In reviewing The First Omen, it is difficult to overlook the film’s glaring similarities to the recently released Immaculate. Both films follow an American woman in her mid-twenties moving to Italy as they take the veil. Both films are mostly contained to a single, religious setting and sees the lead character surrounded by other nuns. And both films involve a sinister conspiracy surrounding a pregnancy with ties to the devil. These similarities inevitably invite comparison, which reveal that The First Omen is, by far, the better film in virtually every department. The First Omen’s story, while problematic, proves more intriguing and investing than that of Immaculate. The filmmaking on display here – from production design to sound design to cinematography – impresses relative to its eerily similar theatrical partner in the spring of 2024, which struggled to be much more than a conventional installment in the long-running series of religiously-themed horror films. Immaculate may have the grander and bolder ending of the two, but it’s The First Omen that better comes together as a cohesive and unsettling fright fest.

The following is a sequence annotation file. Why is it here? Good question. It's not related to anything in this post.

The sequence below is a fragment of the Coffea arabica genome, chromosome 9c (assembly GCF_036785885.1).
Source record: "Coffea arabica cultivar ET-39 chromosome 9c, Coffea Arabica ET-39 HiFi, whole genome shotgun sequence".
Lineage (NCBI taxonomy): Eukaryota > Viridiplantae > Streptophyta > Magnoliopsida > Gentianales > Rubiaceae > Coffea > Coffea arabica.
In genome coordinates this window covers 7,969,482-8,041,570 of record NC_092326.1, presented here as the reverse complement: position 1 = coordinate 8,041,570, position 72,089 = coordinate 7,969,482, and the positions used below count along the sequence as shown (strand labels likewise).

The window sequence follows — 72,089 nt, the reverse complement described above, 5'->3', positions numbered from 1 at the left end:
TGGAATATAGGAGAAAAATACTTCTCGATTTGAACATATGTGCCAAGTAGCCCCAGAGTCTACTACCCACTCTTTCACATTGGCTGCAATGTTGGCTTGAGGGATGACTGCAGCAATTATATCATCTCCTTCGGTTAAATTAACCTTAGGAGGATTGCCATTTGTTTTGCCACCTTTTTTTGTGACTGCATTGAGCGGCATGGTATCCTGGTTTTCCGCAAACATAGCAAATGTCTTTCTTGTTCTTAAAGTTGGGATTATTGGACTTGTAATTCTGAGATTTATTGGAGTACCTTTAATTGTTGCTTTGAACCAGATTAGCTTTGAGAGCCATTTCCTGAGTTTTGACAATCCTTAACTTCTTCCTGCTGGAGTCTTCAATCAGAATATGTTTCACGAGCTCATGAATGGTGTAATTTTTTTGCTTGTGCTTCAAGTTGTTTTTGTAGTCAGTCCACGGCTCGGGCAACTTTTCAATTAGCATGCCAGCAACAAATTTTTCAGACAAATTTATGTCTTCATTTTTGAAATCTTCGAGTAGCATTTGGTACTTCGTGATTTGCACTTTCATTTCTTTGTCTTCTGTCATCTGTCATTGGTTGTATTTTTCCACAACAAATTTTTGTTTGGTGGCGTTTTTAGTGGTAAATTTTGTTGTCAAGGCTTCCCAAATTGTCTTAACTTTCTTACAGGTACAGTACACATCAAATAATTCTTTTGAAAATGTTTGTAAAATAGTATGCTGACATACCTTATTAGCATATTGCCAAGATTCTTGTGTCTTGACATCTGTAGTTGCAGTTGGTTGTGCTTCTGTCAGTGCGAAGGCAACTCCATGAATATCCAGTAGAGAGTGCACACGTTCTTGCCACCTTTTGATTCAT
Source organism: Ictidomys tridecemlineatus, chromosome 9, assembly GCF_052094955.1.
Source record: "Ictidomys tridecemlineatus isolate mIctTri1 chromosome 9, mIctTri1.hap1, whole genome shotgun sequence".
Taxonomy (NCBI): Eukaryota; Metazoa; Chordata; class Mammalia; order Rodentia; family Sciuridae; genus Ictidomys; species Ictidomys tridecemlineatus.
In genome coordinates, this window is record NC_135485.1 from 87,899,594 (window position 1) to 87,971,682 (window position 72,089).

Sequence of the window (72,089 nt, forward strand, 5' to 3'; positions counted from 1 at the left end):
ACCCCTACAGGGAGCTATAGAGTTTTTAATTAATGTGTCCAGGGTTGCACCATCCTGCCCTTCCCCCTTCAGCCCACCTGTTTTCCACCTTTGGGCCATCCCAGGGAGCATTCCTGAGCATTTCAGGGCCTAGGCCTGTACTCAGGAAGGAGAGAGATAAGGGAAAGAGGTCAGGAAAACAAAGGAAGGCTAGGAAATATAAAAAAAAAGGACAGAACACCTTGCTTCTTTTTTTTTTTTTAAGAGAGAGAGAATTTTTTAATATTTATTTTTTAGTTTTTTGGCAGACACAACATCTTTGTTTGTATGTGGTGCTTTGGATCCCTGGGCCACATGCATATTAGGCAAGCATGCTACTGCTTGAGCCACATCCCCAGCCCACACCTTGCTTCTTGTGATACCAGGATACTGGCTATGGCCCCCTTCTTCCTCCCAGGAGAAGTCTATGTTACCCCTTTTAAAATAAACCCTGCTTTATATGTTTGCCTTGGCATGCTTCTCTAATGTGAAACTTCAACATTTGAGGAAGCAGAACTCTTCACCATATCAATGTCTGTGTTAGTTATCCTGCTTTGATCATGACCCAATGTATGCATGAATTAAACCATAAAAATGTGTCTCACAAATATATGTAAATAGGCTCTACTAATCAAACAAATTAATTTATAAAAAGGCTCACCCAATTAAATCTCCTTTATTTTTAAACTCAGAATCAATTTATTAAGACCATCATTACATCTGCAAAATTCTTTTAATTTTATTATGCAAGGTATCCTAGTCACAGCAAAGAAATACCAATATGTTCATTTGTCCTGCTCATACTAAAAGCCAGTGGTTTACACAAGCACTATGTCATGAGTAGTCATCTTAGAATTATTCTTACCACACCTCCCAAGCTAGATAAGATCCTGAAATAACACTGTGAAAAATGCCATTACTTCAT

VERDICT: 6.5/10

The latest in a long run of religiously themed horror films, The First Omen proves to be a moderate success both as a standalone horror film and as a precursor to one of the greatest horror films of all time. A largely conventional story that leans into many tropes of the horror sub-genre is elevated by a genuinely unnerving tone and some extremely well-crafted jump scares. Third act reveals make for a finale with great twists and turns, although their explanation is absurd and their implications for the story of The Omen are questionable. The First Omen might not possess anything close to the iconic status of the “It’s all for you” moment from the original classic, but there’s enough craft here to make it the franchise’s best installment since 1976.